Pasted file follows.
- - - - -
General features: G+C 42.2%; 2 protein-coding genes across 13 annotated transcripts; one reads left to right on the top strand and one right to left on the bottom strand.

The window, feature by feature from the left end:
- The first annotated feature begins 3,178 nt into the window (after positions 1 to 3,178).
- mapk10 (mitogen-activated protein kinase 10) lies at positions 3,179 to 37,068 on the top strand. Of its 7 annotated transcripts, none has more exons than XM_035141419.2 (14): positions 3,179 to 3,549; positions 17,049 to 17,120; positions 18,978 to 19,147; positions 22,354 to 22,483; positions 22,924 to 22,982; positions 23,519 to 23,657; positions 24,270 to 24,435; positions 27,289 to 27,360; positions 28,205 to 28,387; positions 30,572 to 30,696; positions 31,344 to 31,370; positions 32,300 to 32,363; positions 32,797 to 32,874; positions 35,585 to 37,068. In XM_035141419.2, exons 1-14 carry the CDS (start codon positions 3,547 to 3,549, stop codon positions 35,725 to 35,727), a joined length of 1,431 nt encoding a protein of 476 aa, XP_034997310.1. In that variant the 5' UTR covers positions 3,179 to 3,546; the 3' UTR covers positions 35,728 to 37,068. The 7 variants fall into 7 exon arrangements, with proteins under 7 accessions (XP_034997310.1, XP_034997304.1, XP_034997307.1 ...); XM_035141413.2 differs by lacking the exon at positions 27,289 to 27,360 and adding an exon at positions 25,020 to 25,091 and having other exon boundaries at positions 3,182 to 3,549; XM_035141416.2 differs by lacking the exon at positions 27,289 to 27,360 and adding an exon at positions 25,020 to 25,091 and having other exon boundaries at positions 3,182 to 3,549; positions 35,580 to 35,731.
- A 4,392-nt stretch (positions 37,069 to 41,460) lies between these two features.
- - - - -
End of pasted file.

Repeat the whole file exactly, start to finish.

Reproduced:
General features: G+C 42.2%; 2 protein-coding genes across 13 annotated transcripts; one reads left to right on the top strand and one right to left on the bottom strand.

The window, feature by feature from the left end:
- The first annotated feature begins 3,178 nt into the window (after positions 1 to 3,178).
- mapk10 (mitogen-activated protein kinase 10) lies at positions 3,179 to 37,068 on the top strand. Of its 7 annotated transcripts, none has more exons than XM_035141419.2 (14): positions 3,179 to 3,549; positions 17,049 to 17,120; positions 18,978 to 19,147; positions 22,354 to 22,483; positions 22,924 to 22,982; positions 23,519 to 23,657; positions 24,270 to 24,435; positions 27,289 to 27,360; positions 28,205 to 28,387; positions 30,572 to 30,696; positions 31,344 to 31,370; positions 32,300 to 32,363; positions 32,797 to 32,874; positions 35,585 to 37,068. In XM_035141419.2, exons 1-14 carry the CDS (start codon positions 3,547 to 3,549, stop codon positions 35,725 to 35,727), a joined length of 1,431 nt encoding a protein of 476 aa, XP_034997310.1. In that variant the 5' UTR covers positions 3,179 to 3,546; the 3' UTR covers positions 35,728 to 37,068. The 7 variants fall into 7 exon arrangements, with proteins under 7 accessions (XP_034997310.1, XP_034997304.1, XP_034997307.1 ...); XM_035141413.2 differs by lacking the exon at positions 27,289 to 27,360 and adding an exon at positions 25,020 to 25,091 and having other exon boundaries at positions 3,182 to 3,549; XM_035141416.2 differs by lacking the exon at positions 27,289 to 27,360 and adding an exon at positions 25,020 to 25,091 and having other exon boundaries at positions 3,182 to 3,549; positions 35,580 to 35,731.
- A 4,392-nt stretch (positions 37,069 to 41,460) lies between these two features.